According to officials from the Minnesota Department of Health, the group gathered at the crowded convention at Manhattan’s Jacob K. Javits Center in Midtown – which drew more than 53,000 people – sometime between November 19 and 21. 

In the days following the event, the department says, roughly half of the group tested positive for the virus. Entry to the event required that participants be vaccinated, however, it is unclear if any in the group who got infected were under the age of 12.

The man, – who was one of the first to test positive for the Omicron strain in the US since it surfaced in southern Africa late last month – was fully vaccinated and had a booster shot.

Earlier in the week, the department revealed that the man first experienced ‘mild symptoms’ of the virus on November 22, the day after the convention ended.

The man then got tested two days later, officials say, and subsequently tested positive for the variant – the second person in the US to do so.  

Members of the friend group hailed from an array of states across the country – prompting fears that the convention contributed – and may still be contributing – to the strain’s spread across the nation. 

On Saturday, those fears were somewhat confirmed when Connecticut Governor Ned Lamont reported the first case in his state, which was contracted by a man in his 60s who had a relative attend the anime convention.

Both the man and his relative were fully vaccinated and experiencing only mild symptoms, officials say.   

A Minnesota man tested positive of COVID-19 after traveling to NYC for an anime convention 

The convention, called Anime NYC, saw more than 53,00 guests flock from all over the country to Manhattan’s Javits Center

Seven of the cases have been found in New York City, once a global epicenter of the pandemic, and the other in Suffolk County.

The arrival of Omicron comes as hospitals statewide continue to strain under a surge in coronavirus cases, most traced to the Delta variant, along with staffing shortages.

The new variant could also slow global economic recovery, just as the Delta strain did, International Monetary Fund chief Kristalina Georgieva said on Friday.

‘Even before the arrival of this new variant, we were concerned that the recovery, while it continues, is losing somewhat momentum,’ she said.

‘A new variant that may spread very rapidly can dent confidence.’  

The outbreak of new variant in the province of Gauteng in South Africa, where it surfaced, has triggered the sharpest rise in hospitalizations of any previous wave.

Gauteng alone has seen over 1,000 hospital admissions in the past week, quadrupling the figure recorded just two weeks ago, while South Africa recorded a total of 1,802 hospitalizations in the past week to Friday – the latest day for which data is available.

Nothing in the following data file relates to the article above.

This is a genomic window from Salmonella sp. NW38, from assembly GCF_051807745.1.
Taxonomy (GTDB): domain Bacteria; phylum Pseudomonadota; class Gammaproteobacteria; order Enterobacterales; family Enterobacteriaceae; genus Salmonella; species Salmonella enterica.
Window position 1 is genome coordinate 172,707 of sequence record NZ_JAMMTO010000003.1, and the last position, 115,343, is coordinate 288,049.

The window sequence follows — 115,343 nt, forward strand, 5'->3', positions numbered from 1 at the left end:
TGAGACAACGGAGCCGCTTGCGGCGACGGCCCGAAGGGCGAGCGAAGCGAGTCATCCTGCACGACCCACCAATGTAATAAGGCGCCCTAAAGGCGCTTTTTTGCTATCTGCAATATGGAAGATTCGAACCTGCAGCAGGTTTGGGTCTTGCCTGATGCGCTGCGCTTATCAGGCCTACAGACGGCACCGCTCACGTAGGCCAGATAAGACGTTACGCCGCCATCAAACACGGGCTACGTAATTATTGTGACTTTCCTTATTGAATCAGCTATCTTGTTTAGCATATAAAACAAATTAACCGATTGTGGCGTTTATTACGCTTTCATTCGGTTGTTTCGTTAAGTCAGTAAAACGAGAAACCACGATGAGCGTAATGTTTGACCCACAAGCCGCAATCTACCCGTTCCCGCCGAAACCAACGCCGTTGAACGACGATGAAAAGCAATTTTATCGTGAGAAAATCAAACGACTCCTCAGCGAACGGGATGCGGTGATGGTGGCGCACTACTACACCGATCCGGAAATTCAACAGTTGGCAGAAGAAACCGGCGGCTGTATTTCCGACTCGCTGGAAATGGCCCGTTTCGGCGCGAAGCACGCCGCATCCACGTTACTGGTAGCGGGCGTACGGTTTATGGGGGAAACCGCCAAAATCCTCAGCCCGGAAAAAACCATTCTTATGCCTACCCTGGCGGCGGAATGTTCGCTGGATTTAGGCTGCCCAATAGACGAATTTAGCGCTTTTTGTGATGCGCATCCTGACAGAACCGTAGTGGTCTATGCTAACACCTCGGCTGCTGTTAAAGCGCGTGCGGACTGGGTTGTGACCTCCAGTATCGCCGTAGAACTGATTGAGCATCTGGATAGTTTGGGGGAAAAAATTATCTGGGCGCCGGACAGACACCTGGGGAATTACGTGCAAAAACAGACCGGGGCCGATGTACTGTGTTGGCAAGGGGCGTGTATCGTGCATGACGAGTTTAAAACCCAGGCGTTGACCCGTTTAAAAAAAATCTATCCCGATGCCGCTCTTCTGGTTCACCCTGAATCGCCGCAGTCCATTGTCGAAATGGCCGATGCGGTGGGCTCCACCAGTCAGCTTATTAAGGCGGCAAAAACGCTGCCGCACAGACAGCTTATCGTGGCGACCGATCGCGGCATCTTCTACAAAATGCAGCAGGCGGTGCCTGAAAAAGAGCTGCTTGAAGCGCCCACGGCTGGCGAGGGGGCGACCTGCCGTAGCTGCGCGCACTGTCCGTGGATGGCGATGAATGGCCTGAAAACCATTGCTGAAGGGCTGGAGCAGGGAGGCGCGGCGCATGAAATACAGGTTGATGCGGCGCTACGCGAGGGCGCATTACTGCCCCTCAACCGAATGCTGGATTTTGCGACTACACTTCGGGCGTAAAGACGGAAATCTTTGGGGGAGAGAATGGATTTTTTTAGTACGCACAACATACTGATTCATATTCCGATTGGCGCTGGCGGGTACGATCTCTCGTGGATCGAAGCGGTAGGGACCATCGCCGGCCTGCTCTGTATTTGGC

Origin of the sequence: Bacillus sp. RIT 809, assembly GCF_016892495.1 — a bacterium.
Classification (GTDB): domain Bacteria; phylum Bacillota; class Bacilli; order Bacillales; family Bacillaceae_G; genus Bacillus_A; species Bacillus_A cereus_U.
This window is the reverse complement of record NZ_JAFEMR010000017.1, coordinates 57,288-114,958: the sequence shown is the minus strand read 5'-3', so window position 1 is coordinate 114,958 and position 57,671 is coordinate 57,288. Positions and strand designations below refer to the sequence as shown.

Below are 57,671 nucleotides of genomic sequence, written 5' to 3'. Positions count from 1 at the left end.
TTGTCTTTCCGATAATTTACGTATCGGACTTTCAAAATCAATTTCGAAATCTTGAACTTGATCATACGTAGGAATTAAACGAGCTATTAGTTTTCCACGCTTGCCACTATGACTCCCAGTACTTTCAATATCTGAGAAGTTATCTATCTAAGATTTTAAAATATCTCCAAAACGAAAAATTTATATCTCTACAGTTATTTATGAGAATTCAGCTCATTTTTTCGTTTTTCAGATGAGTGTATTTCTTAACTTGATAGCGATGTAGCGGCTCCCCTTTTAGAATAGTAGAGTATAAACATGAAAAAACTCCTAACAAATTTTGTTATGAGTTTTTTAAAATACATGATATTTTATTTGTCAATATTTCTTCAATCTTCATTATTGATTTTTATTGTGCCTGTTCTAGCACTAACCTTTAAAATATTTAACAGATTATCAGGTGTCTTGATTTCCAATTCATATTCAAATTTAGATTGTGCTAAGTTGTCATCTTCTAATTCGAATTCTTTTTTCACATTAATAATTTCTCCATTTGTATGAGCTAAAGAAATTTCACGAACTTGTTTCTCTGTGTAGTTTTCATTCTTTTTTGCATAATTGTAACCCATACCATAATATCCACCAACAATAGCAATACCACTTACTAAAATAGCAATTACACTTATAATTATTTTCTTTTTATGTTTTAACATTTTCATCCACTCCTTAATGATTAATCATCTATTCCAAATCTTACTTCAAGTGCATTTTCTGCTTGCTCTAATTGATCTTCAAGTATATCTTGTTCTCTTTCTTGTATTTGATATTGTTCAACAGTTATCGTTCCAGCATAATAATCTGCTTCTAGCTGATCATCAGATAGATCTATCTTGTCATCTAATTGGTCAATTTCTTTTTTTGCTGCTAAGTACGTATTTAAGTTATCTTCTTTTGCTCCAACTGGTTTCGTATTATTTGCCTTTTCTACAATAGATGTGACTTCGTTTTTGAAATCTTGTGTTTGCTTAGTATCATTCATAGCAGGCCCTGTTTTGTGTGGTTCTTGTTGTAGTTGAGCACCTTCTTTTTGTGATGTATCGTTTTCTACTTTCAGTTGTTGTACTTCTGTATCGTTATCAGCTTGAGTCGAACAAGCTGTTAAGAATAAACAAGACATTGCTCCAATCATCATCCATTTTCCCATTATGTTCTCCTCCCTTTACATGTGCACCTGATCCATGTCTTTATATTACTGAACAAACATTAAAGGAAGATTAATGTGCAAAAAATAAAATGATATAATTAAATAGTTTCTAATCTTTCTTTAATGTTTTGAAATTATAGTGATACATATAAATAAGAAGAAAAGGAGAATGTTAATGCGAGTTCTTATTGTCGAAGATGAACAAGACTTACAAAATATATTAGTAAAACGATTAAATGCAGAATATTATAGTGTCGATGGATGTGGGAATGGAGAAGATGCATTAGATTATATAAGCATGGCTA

The virus also appears to be more transmissible, with cases up from around 300 three weeks ago to nearly 7,000 on a seven-day rolling average.  

Cases have soared by a massive 408 per cent in just one week while deaths rose from eight to 21 across the same time period, according to the latest figures. 

The country’s National Institute for Communicable Diseases recorded another 16,366 cases on Saturday, with the vast majority in epicenter Gauteng province – a 408 per cent increase from last weekend when just 3,220 new infections were registered across the previous 24 hours. 

It is not known which variant the new cases recorded were.   

The Omicron-stricken country recorded 21 deaths on Saturday, up 162 per cent from last week when 8 deaths were announced. 

The latest figures bring the total number of cases in South Africa up to 3,020,569, while the number of deaths have increased to a total of 89,956.

South Africa is seeing a meteoric rise in its cases amid the rampant spread of the Omicron variant, which scientists say has already reached every province in the country.  

Sharing Omicron figures from the Steve Biko/Tshwane District Hospital Complex, she tweeted: ‘Most COVID-19 patients didn’t know they had COVID when they got admitted (they were admitted for another condition).’ 

Public Health officials in Gauteng — where Johannesburg is based — say their R rate has surged to 3.5 from around one a month ago. It means every ten people infected with the virus are now spreading it to 35 others. In the UK, the R rate has never risen above 1.6. 

While Omicron’s infectiousness seems unquestionable, there is growing uncertainty about how well it can evade vaccines and how severe the illness it causes will be. A pre-print published in the country found the variant was at least two-and-a-half times better at re-infecting people than all other variants.